Connect with us

Problematic performances have no place in the entertainment industry

Can problematic performers invoke the idea that their audience have the understanding of the context of their performances? Maybe.
Can problematic performers invoke the idea that their audience have the understanding of the context of their performances? Maybe. Photo: Steve Baker | Flickr | CC BY-SA 2.0

Culture

Problematic performances have no place in the entertainment industry

A few weeks ago, I wrote an article about Trans Fat, the differently-abled drag performer who slammed a Trixie Mattel pinata with a wheelchair as a response to the latter’s Halloween performance.

In one of her performances in October, RuPaul’s Drag Race Season 7 alum and winner of All-Stars 3 staged a performance impersonating Gypsy Rose Blanchard. Gypsy is one of the worst documented victims of Munchausen syndrome by proxy, after, for all her life, her mother, Dee Dee Blanchard, pretended that Gypsy has several illnesses that prompted doctors and medical professionals to perform unnecessary surgeries and procedures on her. The extent of damage to her body left Gypsy in a very frail state and is stationed in a wheelchair until she and her online boyfriend plotted to murder her mother.

As a response, Trans Fat, a disabled drag performer herself, called out Mattel for her seemingly deaf performance. Trans Fat claimed that Trixie mocked disabled individuals by using their disability as a costume. The fact that the venue where the show was held is not disability-friendly added to the mockery, which she said was a textbook definition of ableism.

In the absence of an apology from Trixie, Trans Fat decided to stage her own protest performance against her, where she slammed a pinata designed to bear Trixie’s image with a wheelchair. The candies that came out of the pinata also had the Instagram and social media handles of other disabled performers, who Trans Fat claimed, were offended by Trixie’s presentation.

Now, I posted the article to a popular drag race fan Facebook page to solicit the thoughts of die-hard fans regarding what happened. I was definitely shocked when the overwhelming response poured support for Trixie. The perpetuating narrative is that Trixie’s performance was unapologetic, and it’s okay. Sure, they also said that Trans Fat’s anger was also justified.

Of all the echoed thoughts in that specific thread, one argument stood out for me. According to one commenter, Trixie’s performance was justified because there is an understanding between the performer and the audience that the performance would be offensive (because it’s Trixie Mattel). He said that with that, there is an assumption that the audience should just take it all as a joke rather than an offense.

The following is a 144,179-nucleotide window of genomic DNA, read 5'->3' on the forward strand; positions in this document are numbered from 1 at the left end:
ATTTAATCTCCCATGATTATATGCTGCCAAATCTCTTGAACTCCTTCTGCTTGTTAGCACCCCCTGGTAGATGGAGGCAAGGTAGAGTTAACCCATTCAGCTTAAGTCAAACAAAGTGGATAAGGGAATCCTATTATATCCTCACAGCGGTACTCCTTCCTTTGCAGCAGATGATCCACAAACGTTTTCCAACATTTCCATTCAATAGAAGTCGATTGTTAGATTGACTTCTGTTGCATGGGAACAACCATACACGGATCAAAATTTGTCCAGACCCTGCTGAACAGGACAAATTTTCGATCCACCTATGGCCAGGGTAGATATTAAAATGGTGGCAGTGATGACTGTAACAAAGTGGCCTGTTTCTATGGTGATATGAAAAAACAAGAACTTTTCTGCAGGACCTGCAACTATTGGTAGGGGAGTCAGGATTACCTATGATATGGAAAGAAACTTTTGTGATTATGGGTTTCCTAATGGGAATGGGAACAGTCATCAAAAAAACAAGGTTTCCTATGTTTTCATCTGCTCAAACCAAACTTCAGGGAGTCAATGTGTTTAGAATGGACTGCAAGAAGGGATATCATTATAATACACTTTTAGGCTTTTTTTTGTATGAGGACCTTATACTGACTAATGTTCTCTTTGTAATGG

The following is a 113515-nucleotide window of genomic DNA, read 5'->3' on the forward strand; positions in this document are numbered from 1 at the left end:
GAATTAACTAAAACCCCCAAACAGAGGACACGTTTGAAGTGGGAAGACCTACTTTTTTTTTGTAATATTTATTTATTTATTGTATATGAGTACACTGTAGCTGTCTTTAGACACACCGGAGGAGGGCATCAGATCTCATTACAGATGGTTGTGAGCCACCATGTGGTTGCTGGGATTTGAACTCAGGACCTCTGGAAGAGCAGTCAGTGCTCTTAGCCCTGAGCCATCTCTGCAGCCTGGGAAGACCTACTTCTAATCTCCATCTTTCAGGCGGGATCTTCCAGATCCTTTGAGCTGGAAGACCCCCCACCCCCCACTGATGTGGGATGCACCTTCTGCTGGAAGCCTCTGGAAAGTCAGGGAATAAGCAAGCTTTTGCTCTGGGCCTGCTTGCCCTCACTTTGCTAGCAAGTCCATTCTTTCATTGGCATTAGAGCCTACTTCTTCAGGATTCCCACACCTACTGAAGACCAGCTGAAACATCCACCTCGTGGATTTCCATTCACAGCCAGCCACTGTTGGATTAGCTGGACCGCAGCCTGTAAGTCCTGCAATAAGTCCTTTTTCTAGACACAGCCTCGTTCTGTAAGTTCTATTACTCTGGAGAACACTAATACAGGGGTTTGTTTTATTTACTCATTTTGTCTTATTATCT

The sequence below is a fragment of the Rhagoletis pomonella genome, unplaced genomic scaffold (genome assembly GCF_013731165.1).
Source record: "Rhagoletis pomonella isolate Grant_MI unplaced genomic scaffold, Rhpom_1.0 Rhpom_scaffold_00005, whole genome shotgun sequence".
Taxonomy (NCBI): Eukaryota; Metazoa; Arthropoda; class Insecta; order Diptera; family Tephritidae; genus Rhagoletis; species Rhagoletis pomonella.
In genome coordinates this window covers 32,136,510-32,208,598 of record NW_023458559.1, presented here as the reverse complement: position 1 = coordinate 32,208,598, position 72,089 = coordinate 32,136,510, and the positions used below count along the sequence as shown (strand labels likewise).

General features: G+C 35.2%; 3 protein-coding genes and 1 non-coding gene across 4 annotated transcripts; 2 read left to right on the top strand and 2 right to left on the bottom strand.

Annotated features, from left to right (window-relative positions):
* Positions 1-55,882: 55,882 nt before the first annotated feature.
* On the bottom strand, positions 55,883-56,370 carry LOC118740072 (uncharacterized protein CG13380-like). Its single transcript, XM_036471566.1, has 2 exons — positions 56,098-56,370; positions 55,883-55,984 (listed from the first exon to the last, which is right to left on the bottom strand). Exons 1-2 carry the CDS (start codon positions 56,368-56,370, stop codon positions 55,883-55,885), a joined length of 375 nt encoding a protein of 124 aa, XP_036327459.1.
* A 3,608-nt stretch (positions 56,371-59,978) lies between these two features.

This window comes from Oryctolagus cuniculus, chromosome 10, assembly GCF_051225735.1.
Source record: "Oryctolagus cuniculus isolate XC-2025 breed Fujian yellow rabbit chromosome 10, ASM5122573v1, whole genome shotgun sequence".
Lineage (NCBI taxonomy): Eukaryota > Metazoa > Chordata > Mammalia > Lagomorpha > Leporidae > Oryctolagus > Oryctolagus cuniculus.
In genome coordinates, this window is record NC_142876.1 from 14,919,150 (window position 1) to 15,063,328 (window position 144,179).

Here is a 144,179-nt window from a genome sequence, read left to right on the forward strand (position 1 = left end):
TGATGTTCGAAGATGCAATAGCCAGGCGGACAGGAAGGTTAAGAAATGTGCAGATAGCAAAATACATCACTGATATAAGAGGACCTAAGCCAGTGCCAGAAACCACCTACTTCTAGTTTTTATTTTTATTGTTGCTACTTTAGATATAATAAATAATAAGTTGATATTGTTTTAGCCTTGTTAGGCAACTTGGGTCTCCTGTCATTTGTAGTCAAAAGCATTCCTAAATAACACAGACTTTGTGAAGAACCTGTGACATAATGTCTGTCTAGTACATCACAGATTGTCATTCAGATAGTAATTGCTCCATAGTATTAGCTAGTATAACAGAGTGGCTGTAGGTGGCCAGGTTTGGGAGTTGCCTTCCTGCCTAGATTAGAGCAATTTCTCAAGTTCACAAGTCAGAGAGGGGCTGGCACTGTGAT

This kind of rhetoric has opened a discussion on whether or not it is justified for an artist to stage problematic performances just because they are expected to do it. To a certain extent, there is merit to this argument.

It is true that there is an understanding between the performer and the audience that the context of the performance is exclusively a matter of comedy. However, the times have changed, and this could no longer be invoked. Social Media has allowed performers to reach a wider audience than an entire arena. They can even reach to audiences from the other side of the globe.

What is the implication, then? It means that the audience of a performer is no longer limited to those who understand the context of a performance. When an artist performs a problematic number, it can be viewed (and could influence) people beyond her primary audience (fans).

The change in the dynamics of how performances are consumed by the audience has also bestowed a huge responsibility to performers. A platform like that of Trixie Mattel is definitely powerful in influencing public opinion on issues. This is the reason why problematic performances should have no place in the entertainment industry – no matter how harmless the intentions behind them are.

James Miller

I do have an eye on all things pop culture. I'm a massive RPDR fan, and I spend a significant amount of time following the life of celebrities. I'm also a cybersecurity and consumer tech journalist, producing contents for Z6Mag, Zero Day, and PublicWire.

More in Culture

To Top